That’s a dealbreaker

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Earlier, Bobbie posted an update about the Helena Non-Discrimination Ordinance. And, in my first post on this blog, I’m going to strongly disagree with her on the preferred outcome related to the locker room amendment.

Bobbie believes that through compromise, this amendment could be modified to an acceptable level. I think this amendment is a dealbreaker and if it remains, is reason enough to oppose the ordinance as a whole.

Now, I want to throw a caveat into this assertion, and a little bit of wiggle room for me to admit that I might be wrong on this: I’m not a transgendered person; I will never assert that I know all of the experiences that a person goes through when dealing with the societal bias and stigma that transgendered people deal with on a daily basis.

That being said, I have a difficult time accepting an ordinance that could put any trans people in a more difficult position. Under her compromise position, Bobbie suggested,:

“the “locker room amendment” should be revised to preclude only those with socially inconsistent genitalia from revealing as much, from exposing such inconsistent genitalia.  To be clear, a pre-op transwoman could be excluded from the female locker room if she exposes her penis, and similarly a transman if he reveals the lack thereof in the male locker room.”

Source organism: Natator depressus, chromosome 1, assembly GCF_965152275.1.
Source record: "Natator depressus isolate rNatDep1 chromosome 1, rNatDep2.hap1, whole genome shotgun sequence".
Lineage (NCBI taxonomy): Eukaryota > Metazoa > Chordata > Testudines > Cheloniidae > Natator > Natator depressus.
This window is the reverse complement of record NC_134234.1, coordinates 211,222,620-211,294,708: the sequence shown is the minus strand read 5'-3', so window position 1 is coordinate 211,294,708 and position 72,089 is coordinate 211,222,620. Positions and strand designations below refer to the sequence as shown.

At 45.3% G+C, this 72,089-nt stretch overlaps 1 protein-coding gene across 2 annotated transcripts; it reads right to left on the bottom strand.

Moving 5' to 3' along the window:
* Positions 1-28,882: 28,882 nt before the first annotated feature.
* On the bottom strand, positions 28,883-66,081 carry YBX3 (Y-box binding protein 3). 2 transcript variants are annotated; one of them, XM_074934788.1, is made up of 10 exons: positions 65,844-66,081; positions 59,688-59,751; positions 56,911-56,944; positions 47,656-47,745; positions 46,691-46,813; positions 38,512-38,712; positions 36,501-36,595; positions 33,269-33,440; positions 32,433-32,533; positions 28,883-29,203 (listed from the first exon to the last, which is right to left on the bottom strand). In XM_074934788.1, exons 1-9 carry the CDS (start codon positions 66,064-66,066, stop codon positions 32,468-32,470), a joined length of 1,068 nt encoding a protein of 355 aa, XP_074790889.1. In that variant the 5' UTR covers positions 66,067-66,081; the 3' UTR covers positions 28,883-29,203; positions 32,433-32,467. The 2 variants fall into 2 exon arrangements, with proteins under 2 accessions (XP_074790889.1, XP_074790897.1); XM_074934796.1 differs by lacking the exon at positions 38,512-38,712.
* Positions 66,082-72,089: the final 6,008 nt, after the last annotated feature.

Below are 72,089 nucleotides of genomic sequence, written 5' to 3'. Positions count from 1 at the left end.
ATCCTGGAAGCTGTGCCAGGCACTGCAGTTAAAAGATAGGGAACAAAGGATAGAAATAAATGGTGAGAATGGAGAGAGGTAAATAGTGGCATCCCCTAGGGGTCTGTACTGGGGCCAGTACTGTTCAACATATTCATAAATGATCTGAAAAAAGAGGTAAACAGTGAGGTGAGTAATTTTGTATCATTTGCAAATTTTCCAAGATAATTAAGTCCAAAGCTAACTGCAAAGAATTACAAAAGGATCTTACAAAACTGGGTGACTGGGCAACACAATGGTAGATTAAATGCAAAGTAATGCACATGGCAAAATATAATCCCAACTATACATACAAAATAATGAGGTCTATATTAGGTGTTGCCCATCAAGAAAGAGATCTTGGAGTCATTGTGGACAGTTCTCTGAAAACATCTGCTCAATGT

While I understand the sentiment that Bobbie is expressing, I don’t think this gets to the fundamental issue at hand. Currently, trans men and women often face a dilemma when deciding which locker room or restroom to use. This ordinance was introduced in order to make these sensitive situations more safe for all Helenans. I worry that this compromise amendment could leave some of our trans brothers and sisters behind.

Furthermore, there currently is no prohibition on trans people using their self-identified restroom or locker room. I worry that this amendment would codify a law which would leave some trans people in a worse position than when this debate started more than a year ago.

I want to restate though, I am not a trans person, so I’m not going to claim to understand the experiences they’ve been through. But, as a cisgendered homosexual person, I can’t handle the thought of knowing that my rights are being advanced, while the rights of others are being restricted in city code. That’s why, this amendment is a deal-breaker no matter your gender identity.

I hope that Commissioner Haque-Hausrath and Mayor Smith continue to oppose this amendment, and Commission Thweat changes his opinion on this measure.